The Nikon D750 has just been released, so I headed to the Falmouth Car Show on Cape Cod for some hands-on time to test it out, as I researched and worked on my guide to the camera, Nikon D750 Experience.
Nobska Lighthouse on Cape Cod – Woods Hole, Falmouth, Mass.
The camera performed great, and was used here with the 24-120mm f/4G lens. The handling and feel is similar to previous cameras such as the D610 and D7100, the autofocusing is quick and precise, and the Matrix Metering Mode did a great job in a wide variety of lighting and color conditions, as you can see below. The images below are all JPEG images, straight from the camera, with Auto1 WB, Standard Picture Control, and I don’t believe that Exposure Compensation was even used on any of these images. (The above image was processed.) While they could still use a little post processing tweaking, you can inspect the larger versions of these images in this Flickr Set:
I’ll let the other sites discuss the image quality, sharpness, and noise of the D750 sensor, and instead share some user-oriented thoughts about the camera, along with some of my favorite images from the trip.
1966 Ford Mustang GT Fastback – Falmouth, Mass., Cape Cod.
I made use of both the Viewfinder Grid and the Viewfinder Level (assign the Fn Button to the Level option) to help keep the compositions straight and level – though you can’t use both at once. I mostly worked in Aperture Priority Mode, typically with the aperture set at f/4 for dramatic depth of field. I assigned the Movie Record button to ISO so that I could more easily change it on the fly while shooting, even keeping the camera to my eye as my finger located the proper button. Although there is an ISO Button on the rear of the camera, I find it quicker and easier to use a top button near the Shutter Button for this.
1962 Chevrolet Corvette in Honduras Maroon – Falmouth, Mass., Cape Cod.
I pulled out the articulating Monitor for a few overhead shots (not shown here). While some have said its framework seems sturdy and durable, it feels a bit delicate to me. The extended screen certainly wouldn’t survive an accidental drop, and the exposed ribbon cable seems like trouble in the making. Though if you are just using the movable screen while working on a tripod or carefully shooting, it should work and hold up just fine.
1963 Chevrolet Corvette Sting Ray, Split-Window Fastback. (Notice the split-window shadow in the back of the car) – Falmouth, Mass., Cape Cod.
The Command Dials have a nice rubber texture to them, which is much more comfortable for extended use than other lower-end cameras with dials of a harder material. All the controls are pretty standard Nikon controls for the current models, and are easy to locate and use. The D750 has the handy i Button, and a new Information Display screen which works a bit differently than other current Nikon models. The i Button calls up the i Button menu during Viewfinder shooting (and Live View shooting), rather than directly changing the settings along the bottom of the screen. This is a handy way to change settings such as Image Area, Picture Control, button assignments, and Noise Reduction.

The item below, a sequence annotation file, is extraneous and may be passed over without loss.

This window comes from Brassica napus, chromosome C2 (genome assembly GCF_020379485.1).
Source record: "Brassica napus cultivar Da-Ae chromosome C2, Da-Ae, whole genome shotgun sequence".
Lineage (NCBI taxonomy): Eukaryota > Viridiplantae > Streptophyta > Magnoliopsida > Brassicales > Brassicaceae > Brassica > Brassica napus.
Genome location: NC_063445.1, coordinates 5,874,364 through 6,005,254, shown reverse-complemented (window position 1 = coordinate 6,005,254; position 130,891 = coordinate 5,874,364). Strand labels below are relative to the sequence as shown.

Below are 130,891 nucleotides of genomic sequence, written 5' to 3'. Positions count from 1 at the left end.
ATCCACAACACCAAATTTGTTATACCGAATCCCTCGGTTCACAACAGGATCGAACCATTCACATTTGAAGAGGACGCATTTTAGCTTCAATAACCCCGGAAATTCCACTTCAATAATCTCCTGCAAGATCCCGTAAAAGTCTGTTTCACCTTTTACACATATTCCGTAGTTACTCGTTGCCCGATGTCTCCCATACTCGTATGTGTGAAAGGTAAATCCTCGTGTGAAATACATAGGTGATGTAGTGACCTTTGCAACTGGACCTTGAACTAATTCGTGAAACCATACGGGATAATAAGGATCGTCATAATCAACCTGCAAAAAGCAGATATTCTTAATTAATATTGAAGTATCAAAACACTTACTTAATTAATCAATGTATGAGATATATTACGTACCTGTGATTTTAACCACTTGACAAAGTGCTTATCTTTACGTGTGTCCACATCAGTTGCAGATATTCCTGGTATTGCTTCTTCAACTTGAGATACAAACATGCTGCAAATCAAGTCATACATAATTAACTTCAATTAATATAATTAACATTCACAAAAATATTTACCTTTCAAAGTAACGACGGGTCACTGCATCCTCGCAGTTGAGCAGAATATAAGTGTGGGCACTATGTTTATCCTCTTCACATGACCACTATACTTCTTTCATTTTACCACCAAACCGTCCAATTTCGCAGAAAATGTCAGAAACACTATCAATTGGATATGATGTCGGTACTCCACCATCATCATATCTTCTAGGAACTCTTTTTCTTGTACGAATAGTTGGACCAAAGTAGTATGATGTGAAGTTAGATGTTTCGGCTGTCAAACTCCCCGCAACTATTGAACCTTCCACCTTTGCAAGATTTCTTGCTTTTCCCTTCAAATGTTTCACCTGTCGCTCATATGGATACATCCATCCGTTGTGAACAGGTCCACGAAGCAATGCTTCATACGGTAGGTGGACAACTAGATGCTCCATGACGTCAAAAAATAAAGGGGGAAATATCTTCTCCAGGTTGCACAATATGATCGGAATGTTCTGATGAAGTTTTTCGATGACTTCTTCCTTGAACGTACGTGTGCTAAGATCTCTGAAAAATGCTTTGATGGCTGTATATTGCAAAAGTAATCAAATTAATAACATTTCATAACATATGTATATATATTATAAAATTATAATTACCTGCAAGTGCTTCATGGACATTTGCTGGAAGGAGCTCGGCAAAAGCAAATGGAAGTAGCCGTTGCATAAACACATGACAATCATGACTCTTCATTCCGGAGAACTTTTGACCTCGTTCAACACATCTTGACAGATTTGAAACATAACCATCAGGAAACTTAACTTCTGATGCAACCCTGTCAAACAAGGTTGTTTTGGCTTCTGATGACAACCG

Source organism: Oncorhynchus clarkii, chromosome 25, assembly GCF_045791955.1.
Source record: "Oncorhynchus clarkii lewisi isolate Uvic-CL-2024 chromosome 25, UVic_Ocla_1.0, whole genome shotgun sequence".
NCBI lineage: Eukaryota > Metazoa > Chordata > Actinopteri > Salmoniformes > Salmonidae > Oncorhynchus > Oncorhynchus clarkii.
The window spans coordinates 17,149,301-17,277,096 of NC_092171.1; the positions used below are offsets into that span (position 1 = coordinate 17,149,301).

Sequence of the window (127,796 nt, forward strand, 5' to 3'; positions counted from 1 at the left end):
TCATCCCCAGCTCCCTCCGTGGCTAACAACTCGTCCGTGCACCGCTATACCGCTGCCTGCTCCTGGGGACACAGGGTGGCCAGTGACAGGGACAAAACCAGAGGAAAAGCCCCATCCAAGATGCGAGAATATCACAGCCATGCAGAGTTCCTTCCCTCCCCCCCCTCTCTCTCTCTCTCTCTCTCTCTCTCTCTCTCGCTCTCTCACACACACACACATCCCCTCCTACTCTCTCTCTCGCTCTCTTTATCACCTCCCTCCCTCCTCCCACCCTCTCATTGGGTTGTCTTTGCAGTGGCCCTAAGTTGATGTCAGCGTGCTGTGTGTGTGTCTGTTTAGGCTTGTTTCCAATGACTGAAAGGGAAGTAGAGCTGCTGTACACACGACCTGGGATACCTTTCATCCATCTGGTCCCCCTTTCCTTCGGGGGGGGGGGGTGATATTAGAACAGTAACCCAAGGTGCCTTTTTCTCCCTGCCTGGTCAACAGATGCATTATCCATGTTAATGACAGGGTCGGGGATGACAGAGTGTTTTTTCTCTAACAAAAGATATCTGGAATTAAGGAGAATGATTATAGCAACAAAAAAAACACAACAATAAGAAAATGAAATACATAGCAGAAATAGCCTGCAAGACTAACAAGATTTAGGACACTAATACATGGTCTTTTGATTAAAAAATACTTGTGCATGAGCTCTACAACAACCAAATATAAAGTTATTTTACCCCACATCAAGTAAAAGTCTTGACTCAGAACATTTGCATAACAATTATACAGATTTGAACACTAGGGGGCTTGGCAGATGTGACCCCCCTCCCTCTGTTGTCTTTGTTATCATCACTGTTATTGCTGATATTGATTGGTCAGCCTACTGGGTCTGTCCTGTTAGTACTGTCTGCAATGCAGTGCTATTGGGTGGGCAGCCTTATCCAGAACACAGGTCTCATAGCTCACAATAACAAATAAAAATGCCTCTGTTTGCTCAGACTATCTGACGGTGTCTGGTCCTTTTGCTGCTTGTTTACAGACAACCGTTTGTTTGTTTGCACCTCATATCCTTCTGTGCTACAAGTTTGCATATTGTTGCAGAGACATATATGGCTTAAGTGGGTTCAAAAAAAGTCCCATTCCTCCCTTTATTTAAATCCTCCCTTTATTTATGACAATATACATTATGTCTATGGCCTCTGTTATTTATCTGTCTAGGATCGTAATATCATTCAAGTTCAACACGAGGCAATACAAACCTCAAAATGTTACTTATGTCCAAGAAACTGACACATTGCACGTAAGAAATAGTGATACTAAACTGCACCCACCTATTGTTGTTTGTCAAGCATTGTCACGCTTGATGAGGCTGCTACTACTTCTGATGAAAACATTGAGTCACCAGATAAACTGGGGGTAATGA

1958 Chevrolet Impala – Falmouth, Mass., Cape Cod.
And when you press the Info Button to show the Information Display, you can directly change many of the camera settings as your view them on the screen. Rather than simply seeing an icon on the Information Display as you do with other Nikon models, the screen now says what the option is, and which dial to turn to change which setting. This is much more helpful than simply having to remember what dial to turn, or having to go with trial-and-error every time. For example, if you press the Info Button to illuminate the display, then press the AF-Mode button (located near the base of the lens), the screen will indicate that you turn the front Sub-Command Dial to change the AF-Area Mode, and the rear Main Dial to change the Focus Mode. A similar helpful screen appears for the other button settings such as WB, ISO, QUAL, Metering Mode, Flash, and BKT.
1965 Ford Mustang Shelby GT 350 Fastback – Falmouth, Mass., Cape Cod.
It is disappointing that Nikon did not include the AF-ON Button on the rear of the camera, which is used for autofocusing and back-button focusing on other models. You can still set up the AE-L/AF-L Button to be used to lock focus with or without also locking exposure, or you can set it up to perform AF-ON back-button focusing, it is not as versatile as other cameras because you don’t have separate rear buttons for exposure lock and focus lock.
As far as setting up all the the Menu and Custom Settings of the Nikon D750, I have created a comprehensive D750 Setup Guide Spreadsheet, with suggested settings for various shooting situations such as Travel, Landscape, Concert, etc. You can learn about and download the free Setup Guide Spreadsheet here:
1941 Oldsmobile – Falmouth, Mass., Cape Cod.
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Learn how to take control of your D750 and the images you create, with my guide Nikon D750 Experience.
1957 Dodge Custom Royal – Falmouth, Mass., Cape Cod.